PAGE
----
This post is going to be … gratuitous.
I only want to post 10 of my very favorite pictures of you and have people remark on how freaking cute you were/are and have my little nostalgic pity party of one as I reflect on the fact that you’re turning 10.
You were born the same year as the iPhone. I used to say that I was born the same year as the height of the Iranian hostage situation – deep, dark, yes, but it’s what my own Mama wrote in my baby book under “News and Noteworthy” – I think you’ll have much more traction (not to mention relatability) with your claim to fame. Lucky.
It’s actually impossibly insane how fast time goes – how’s it’s always been lightening fast since you barreled into this world at 12:37pm on Friday, December 7th, 2007 … after 31.5 hours of labor and missing your due date by a solid ten days past. And there wasn’t any barreling to be clear. I was hungry and you needed to come out in order for me to eat, so I pushed without stopping in between 10 counts for all of 45 minutes and out you came, not crying, very calm, very girl, and you looked right at the doctor and sneezed into her face.
You’ve always had a way with first impressions.
I didn’t want them to keep you in the nursery. After all, you’d taken up permanent residency under my ribcage for all of 276 days, give or take. I couldn’t NOT have you in that postpartum room with me. Sleep, they told me. Rest now and we’ll keep her just down the hall. You can see her in the morning.
I pushed my nurse call button.
“Yeah … I’m gonna need her back, like now,” I whispered since the Dad was passed out cold on that unfortunate Partner Couch Bed. And dutifully, those lovely nurses returned you to me and we settled into that mechanical hospital bed in the cold dark of December, and drifted off into mother/daughterland.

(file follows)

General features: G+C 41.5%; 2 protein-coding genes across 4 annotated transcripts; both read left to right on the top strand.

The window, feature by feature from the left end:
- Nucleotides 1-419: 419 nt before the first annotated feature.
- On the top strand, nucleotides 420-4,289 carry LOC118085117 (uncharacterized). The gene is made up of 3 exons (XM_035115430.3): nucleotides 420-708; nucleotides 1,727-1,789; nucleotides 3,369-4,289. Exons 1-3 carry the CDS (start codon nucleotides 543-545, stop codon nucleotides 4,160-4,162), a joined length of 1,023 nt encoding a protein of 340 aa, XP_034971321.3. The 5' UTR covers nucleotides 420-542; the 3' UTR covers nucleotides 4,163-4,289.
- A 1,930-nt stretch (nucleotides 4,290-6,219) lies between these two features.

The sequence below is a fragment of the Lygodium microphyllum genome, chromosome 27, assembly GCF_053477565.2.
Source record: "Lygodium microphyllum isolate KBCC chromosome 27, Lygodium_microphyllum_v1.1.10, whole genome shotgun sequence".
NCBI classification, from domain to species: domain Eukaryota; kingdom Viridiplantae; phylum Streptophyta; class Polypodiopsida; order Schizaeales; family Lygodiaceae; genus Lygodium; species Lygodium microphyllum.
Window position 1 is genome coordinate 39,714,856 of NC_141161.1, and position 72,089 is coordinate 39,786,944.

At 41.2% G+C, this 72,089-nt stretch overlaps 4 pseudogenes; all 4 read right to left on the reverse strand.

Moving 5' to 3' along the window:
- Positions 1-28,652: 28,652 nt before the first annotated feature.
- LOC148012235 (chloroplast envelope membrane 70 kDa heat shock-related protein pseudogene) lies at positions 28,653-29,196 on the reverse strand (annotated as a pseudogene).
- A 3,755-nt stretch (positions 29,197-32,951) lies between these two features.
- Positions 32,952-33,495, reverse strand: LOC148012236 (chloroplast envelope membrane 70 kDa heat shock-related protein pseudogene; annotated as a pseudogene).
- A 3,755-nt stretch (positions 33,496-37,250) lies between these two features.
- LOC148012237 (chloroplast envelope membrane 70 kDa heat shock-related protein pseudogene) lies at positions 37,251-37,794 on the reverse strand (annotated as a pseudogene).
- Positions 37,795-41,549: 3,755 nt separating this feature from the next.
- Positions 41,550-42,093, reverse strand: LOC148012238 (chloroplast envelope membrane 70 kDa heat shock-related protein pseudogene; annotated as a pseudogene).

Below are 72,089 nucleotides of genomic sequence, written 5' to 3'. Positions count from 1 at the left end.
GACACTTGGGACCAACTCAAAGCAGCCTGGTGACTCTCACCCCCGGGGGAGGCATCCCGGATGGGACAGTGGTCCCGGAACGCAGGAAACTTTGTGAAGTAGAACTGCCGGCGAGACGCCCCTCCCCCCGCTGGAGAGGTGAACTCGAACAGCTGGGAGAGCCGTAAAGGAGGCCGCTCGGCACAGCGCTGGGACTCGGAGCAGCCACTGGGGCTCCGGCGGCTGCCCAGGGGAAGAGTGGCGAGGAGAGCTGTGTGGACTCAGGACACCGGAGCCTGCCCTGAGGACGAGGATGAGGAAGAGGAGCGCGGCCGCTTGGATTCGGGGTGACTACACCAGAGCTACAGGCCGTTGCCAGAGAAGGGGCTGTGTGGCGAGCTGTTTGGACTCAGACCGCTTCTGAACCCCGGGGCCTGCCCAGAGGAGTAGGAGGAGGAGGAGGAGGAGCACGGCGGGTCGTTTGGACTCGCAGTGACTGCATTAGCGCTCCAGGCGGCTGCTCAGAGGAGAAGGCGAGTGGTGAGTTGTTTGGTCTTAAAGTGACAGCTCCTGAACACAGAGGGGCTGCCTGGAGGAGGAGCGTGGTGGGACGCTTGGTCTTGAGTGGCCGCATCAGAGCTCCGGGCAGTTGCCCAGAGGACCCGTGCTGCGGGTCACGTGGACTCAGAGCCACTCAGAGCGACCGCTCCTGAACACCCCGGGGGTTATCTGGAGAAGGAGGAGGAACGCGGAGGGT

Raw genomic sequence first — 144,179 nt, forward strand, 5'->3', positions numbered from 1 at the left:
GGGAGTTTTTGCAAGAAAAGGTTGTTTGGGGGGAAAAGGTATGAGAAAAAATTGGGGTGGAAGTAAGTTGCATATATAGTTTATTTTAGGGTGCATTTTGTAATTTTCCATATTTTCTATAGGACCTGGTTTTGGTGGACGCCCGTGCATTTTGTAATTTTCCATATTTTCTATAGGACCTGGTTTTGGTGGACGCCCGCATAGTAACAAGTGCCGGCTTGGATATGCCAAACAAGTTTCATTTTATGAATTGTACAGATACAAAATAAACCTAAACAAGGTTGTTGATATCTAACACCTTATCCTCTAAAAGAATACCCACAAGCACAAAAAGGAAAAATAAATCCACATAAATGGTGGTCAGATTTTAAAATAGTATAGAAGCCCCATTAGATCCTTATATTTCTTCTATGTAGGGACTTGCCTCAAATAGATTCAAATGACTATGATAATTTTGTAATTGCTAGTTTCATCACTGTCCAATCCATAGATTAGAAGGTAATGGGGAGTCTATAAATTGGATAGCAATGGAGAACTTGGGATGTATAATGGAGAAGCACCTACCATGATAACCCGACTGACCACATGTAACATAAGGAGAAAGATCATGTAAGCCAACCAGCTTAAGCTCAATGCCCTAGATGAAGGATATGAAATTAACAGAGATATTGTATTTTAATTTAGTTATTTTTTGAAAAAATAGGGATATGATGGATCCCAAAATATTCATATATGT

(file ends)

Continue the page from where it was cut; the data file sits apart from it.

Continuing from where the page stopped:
Those were some of the very best days of my life. I’m grateful for my ironclad memory that places me back into that tiny sterile room and hovers above the lovely scene, soaking in every memory – how the visitors poured into our room and cooed over you and prayed over you and played guitar solos over you (that’s a true story) welcoming you to our amazing village. I remember dressing you in your almost-too-small fuzzy newborn going home outfit in neutral greens and whites and just having an overwhelming sense of peace now that you were here and real, and part of us.
And We Went Home
Just this week, a dear old friend of mine sent me a picture of a sign with a verse scripted onto it; she said it reminded her of our sweet family.
A cord of three strands is not quickly broken.
The timing leading up to your birthday and the fact that exactly 10 years ago, I was recovering from childbirth, waddling around our warm, decorated house in my sweats, slippers, and postpartum … glow, well it was just too perfect. As you’re very well aware, I’m living this week much in the same manner. Padding around our warm, decorated house in my sweats, slippers, and post-hysterectomy … unglow. The parallels between now and exactly 10 years ago have been an oddly satisfying. I’m reveling in the nostalgia and soaking up sweet memories of when you were a fuzzy pile of sleep sacks, pacifiers, and that intoxicating newborn scent.
Life has been so good to us.
My surgeon said you are a miracle of God – that medically speaking, your existence is truly a wonder given the circumstances that led me to this week of recovery. When you’re a parent, you know children are miracles. That biology and science and human reproduction aren’t nearly as easy to manipulate as your parents or health teacher might tell you as an agitated teenager in love for the first time. The surgeon told me that you, Kid Rock, are an inexplicable miracle, obviously hell-bent on being in this world.
I’m taking her word for it.
Thank you for fighting the fight and beating the odds to join Daddy and I here a decade ago. You’re our third and final strand, and probably everyone’s favorite, including his and mine. Over a sprinkled pancake breakfast this morning complete with a candle, Daddy told you what the doctors have been saying all along – you are our miracle, and we love you so, so much.
You smiled a sticky sweet smile and said, I know.